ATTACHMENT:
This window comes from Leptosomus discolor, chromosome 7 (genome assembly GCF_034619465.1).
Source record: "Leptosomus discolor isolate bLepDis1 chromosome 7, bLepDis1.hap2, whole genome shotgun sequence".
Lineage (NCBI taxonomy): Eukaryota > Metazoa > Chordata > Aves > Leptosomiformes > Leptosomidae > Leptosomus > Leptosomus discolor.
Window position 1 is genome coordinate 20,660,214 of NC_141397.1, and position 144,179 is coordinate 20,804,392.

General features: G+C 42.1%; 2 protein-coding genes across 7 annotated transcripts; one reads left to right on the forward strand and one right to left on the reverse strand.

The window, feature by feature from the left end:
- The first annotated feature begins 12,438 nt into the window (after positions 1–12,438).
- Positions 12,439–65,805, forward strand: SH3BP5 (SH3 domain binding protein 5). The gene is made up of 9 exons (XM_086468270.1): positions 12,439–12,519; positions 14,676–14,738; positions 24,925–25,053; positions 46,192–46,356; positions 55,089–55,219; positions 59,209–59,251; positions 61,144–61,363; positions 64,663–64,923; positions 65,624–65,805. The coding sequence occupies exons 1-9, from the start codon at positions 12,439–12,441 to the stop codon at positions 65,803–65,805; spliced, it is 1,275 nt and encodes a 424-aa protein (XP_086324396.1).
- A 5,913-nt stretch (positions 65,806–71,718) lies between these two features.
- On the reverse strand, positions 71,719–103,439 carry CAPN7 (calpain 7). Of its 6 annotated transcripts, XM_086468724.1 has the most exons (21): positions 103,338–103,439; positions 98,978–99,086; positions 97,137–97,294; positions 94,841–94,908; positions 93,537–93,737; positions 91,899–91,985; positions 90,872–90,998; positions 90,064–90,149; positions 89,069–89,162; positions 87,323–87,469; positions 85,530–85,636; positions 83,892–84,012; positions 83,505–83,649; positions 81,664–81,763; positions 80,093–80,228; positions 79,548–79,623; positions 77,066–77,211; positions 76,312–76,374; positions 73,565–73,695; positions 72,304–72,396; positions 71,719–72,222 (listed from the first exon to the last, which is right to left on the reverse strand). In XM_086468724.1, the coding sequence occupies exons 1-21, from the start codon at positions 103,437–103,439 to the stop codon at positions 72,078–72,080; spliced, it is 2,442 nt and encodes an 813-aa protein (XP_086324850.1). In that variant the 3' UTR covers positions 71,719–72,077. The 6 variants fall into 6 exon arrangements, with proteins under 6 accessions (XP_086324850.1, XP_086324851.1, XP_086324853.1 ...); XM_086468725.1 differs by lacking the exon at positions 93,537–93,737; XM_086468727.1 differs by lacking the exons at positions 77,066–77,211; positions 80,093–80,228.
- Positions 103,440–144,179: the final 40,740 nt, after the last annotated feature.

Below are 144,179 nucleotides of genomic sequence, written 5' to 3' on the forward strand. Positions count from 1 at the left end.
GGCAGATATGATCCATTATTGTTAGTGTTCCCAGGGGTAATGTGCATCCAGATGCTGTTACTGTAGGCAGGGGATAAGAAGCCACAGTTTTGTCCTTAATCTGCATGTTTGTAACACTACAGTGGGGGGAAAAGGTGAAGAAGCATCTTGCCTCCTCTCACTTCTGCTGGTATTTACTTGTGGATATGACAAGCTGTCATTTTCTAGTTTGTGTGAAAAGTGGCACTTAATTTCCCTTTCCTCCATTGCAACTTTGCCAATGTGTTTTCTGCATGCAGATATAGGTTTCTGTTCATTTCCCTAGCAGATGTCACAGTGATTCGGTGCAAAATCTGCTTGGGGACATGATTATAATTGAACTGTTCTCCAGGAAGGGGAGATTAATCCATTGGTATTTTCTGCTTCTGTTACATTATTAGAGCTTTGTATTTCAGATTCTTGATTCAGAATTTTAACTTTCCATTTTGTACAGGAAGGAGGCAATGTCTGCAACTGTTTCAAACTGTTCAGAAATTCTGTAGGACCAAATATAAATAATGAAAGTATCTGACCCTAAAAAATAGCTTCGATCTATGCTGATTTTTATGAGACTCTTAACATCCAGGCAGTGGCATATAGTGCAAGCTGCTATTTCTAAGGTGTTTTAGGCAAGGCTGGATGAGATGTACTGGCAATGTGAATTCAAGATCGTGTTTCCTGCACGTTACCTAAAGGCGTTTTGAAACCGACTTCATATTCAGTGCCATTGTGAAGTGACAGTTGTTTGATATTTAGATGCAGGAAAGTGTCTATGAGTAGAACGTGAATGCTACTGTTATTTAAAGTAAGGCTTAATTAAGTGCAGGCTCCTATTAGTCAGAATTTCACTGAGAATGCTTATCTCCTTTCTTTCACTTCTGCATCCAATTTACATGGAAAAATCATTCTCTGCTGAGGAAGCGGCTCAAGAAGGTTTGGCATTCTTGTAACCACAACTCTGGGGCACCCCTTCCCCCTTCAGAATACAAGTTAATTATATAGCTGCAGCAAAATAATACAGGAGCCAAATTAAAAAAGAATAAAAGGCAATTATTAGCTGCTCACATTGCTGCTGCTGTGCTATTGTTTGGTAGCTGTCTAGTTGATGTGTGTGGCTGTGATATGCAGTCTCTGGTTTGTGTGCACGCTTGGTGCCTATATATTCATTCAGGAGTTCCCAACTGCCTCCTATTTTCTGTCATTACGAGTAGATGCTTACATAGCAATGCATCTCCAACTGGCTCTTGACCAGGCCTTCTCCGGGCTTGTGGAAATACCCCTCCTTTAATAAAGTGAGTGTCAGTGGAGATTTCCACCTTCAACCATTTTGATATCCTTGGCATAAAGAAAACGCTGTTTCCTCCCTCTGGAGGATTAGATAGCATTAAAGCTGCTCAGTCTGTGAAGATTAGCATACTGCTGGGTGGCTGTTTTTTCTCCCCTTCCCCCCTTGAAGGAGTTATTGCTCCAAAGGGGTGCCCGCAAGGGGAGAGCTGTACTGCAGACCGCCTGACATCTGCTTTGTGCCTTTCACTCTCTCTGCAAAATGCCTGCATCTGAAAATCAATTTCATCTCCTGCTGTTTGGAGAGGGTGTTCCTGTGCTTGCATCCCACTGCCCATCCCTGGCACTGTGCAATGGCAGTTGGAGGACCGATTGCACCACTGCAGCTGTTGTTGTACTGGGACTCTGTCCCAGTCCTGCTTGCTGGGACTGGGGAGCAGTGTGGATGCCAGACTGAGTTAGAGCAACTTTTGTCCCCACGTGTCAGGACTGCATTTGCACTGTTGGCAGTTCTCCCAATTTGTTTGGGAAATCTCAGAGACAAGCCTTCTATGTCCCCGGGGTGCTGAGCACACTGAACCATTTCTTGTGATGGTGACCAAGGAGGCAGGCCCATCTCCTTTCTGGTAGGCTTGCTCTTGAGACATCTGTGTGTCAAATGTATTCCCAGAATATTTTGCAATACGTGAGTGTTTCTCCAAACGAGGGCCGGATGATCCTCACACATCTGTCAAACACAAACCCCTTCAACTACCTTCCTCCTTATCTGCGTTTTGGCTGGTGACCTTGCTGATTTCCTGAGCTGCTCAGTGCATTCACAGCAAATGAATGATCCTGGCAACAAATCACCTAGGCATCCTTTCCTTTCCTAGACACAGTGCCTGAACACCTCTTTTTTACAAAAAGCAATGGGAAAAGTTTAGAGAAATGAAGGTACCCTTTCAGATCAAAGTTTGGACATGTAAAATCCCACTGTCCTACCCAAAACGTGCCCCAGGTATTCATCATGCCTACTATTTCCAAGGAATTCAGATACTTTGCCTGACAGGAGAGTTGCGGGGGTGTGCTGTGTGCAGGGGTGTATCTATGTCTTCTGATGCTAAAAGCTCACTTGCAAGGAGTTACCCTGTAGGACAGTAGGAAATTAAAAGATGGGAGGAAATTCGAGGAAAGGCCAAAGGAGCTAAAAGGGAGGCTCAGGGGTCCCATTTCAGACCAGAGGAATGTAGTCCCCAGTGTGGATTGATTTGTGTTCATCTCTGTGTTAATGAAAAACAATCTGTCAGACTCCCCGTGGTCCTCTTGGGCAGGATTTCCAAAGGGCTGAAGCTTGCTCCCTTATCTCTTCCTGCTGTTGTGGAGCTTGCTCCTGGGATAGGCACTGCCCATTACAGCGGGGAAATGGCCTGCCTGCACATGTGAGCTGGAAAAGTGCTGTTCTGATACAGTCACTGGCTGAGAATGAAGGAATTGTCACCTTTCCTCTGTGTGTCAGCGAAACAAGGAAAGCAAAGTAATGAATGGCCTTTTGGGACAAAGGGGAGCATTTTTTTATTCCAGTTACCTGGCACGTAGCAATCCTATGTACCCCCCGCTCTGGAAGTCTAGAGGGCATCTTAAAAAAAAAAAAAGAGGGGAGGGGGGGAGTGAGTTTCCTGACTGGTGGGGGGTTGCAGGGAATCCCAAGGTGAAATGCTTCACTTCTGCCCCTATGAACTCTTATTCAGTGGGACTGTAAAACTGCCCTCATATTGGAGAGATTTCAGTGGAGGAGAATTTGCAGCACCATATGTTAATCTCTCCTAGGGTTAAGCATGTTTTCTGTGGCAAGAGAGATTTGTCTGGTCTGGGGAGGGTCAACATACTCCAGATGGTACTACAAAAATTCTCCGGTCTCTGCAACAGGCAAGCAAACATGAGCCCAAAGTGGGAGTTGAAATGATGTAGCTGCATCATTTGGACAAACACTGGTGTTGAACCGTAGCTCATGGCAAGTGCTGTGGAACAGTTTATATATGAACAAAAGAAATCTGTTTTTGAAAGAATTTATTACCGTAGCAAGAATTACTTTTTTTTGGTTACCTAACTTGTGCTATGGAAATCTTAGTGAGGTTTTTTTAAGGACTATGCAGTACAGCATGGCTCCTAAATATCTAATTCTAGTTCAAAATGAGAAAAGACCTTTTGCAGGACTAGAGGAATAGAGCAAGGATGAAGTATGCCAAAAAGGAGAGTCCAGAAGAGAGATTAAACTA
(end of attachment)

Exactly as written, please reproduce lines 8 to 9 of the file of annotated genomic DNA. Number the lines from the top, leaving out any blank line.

- Positions 12,439–65,805, forward strand: SH3BP5 (SH3 domain binding protein 5). The gene is made up of 9 exons (XM_086468270.1): positions 12,439–12,519; positions 14,676–14,738; positions 24,925–25,053; positions 46,192–46,356; positions 55,089–55,219; positions 59,209–59,251; positions 61,144–61,363; positions 64,663–64,923; positions 65,624–65,805. The coding sequence occupies exons 1-9, from the start codon at positions 12,439–12,441 to the stop codon at positions 65,803–65,805; spliced, it is 1,275 nt and encodes a 424-aa protein (XP_086324396.1).
- A 5,913-nt stretch (positions 65,806–71,718) lies between these two features.